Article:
Or they could be performed as non-music programs and also be scored on PCS, except for IN obviously if there is no music.

    Give small medals for the top finishers in each of these disciplines, and then take a combined score (or factored placements) for these preliminary rounds to determine a smaller group of skaters to advance to the well-balanced freeskate final, which would be the most prestigious medal.

  4. #124
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    Quote Originally Posted by Joekaz View Post
    A good solution would be to bring back compulsory figures. That would weed out the less skilled skaters and then we can reward the risk taking skaters that want to advance the sport out of the group of truly skilled skaters that remain after the figures. If it bores people, just don't televise the figures portion. Hardly any skating is televised live anymore anyway. That way everyone is happy, jump fans and skating fans.
    Is the purpose of that to ensure talented skaters stand atop the podium, or that we see more programs with high quality skating? If it's the latter, that probably wouldn't happen. A lot of the good figures ladies didn't exhibit the same grace and artistry during their programs. Kira Ivanova, who competed against Witt, did well in figures but you'd never know she was a talented skater if you watched her competitive programs. It also made the competitions confusing for casual fans when they couldn't understand how someone who does well in both televised segments still doesn't win because of a part that they didn't watch.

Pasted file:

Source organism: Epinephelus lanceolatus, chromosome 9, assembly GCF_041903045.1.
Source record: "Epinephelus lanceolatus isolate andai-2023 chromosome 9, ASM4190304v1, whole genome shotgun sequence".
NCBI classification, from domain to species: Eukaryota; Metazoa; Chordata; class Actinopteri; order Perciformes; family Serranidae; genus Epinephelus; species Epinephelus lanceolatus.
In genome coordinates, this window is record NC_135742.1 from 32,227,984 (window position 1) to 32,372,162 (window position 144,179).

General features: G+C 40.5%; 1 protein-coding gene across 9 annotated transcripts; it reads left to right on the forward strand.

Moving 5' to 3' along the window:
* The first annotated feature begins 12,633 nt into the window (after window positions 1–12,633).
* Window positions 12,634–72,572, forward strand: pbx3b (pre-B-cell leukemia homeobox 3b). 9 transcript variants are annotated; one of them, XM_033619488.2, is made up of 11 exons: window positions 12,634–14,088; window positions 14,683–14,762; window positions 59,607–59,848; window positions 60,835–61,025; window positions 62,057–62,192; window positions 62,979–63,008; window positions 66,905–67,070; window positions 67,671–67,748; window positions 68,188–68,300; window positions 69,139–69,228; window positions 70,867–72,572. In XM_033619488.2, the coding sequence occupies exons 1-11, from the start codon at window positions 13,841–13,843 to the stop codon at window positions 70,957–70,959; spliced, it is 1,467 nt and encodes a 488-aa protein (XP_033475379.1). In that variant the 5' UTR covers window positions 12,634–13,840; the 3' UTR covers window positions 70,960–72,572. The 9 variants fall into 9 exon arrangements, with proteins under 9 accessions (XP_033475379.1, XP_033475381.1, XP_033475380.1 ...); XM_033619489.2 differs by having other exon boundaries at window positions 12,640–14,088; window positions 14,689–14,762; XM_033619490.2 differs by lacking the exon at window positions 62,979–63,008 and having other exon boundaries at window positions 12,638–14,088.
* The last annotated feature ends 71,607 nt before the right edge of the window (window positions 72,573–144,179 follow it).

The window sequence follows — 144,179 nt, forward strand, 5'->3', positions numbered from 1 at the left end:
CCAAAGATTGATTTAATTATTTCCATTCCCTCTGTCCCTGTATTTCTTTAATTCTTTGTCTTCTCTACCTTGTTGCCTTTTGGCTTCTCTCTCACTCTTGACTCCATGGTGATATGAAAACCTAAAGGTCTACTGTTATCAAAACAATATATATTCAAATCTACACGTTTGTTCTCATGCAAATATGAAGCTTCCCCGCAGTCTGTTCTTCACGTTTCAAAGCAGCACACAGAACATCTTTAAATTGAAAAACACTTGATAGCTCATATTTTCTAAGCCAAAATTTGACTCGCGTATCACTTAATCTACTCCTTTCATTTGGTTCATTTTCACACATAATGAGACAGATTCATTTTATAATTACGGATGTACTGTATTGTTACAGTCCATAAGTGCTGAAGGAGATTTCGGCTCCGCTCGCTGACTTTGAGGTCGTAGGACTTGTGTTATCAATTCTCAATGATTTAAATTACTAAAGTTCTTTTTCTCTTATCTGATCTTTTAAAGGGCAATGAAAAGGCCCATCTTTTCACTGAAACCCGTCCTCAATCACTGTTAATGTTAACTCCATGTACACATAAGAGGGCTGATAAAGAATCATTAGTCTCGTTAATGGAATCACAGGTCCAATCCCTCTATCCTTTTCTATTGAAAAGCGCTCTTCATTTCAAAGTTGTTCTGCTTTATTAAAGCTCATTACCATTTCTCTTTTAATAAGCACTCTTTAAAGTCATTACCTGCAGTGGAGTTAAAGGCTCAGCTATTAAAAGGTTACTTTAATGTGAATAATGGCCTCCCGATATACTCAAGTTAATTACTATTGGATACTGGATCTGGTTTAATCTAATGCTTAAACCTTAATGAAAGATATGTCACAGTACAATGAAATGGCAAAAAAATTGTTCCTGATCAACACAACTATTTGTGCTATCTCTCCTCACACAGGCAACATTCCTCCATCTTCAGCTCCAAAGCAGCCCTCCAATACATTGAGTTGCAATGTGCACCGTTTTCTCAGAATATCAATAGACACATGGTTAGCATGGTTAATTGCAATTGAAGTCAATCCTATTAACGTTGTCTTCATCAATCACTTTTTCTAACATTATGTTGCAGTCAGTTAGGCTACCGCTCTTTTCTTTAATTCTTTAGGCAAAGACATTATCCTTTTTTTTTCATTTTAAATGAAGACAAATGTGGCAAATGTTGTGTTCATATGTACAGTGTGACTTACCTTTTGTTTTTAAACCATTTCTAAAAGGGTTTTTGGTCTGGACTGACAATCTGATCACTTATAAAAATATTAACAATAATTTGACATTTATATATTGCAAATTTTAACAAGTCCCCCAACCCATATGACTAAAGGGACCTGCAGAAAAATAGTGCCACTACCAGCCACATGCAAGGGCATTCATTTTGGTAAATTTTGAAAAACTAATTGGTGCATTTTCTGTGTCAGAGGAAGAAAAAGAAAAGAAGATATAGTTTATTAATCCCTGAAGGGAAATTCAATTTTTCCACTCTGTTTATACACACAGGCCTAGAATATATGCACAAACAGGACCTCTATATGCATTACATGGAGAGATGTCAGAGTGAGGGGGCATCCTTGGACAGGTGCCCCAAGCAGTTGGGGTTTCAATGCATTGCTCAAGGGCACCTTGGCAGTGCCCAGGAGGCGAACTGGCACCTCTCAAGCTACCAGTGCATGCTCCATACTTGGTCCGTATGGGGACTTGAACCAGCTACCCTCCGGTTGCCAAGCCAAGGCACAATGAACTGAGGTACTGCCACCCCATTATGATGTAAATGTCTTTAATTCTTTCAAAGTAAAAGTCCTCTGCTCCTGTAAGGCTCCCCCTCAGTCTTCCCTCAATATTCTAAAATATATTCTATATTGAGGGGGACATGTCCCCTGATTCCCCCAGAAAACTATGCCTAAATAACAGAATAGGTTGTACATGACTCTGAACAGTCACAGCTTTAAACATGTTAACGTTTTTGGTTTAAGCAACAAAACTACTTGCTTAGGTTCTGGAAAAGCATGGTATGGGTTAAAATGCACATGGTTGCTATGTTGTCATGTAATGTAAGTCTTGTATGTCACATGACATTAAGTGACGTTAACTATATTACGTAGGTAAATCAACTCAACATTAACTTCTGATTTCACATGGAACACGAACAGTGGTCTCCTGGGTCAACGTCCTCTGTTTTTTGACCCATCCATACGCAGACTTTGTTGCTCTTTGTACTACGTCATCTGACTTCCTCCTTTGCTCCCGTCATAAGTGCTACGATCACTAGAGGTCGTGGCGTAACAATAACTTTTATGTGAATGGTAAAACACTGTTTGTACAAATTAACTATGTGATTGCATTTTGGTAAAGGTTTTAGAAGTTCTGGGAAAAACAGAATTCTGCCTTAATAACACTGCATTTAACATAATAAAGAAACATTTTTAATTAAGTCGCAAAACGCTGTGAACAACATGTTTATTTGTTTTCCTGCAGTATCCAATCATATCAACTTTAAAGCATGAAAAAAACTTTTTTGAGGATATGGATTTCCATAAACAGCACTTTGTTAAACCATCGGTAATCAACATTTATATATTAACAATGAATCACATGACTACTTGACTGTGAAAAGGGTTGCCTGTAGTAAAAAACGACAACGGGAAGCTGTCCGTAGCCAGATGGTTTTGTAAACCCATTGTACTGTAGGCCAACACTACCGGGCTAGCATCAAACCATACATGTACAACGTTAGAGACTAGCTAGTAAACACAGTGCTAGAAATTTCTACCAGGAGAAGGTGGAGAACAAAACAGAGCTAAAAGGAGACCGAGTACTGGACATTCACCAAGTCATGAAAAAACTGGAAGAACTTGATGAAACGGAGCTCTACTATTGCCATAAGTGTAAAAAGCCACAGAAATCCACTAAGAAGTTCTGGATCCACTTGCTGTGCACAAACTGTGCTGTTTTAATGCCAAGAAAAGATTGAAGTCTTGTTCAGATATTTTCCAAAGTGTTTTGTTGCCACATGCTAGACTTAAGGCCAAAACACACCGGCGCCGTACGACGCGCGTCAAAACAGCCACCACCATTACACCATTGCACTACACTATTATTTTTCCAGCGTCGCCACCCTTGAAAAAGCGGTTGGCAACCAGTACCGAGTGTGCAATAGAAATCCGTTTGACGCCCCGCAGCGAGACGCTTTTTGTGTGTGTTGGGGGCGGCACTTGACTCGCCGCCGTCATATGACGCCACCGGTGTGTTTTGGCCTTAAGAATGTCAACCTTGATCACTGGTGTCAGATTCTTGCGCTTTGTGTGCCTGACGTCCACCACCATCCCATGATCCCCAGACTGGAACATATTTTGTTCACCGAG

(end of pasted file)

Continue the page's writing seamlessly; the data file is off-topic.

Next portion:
5. #125
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    A lot of these ideas make no sense in the modern figure skating world.
    Figures were ditched for a reason, I doubt bringing then back would help.

    I see nothing wrong with the way the competitions and programs are structured, but if people really have a thing against technical supremacy trumping artistry then bumping up the value of PCS seems like a step in the right direction.

  6. #126
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    Quote Originally Posted by drivingmissdaisy View Post
    Is the purpose of that to ensure talented skaters stand atop the podium, or that we see more programs with high quality skating? If it's the latter, that probably wouldn't happen. A lot of the good figures ladies didn't exhibit the same grace and artistry during their programs. Kira Ivanova, who competed against Witt, did well in figures but you'd never know she was a talented skater if you watched her competitive programs. It also made the competitions confusing for casual fans when they couldn't understand how someone who does well in both televised segments still doesn't win because of a part that they didn't watch.
    Since it is a competition, ensuring talented skaters are at the top should be the priority. The judging confuses the public far more than compulsory figures ever did. Lol

  7. #127
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    Quote Originally Posted by Miller View Post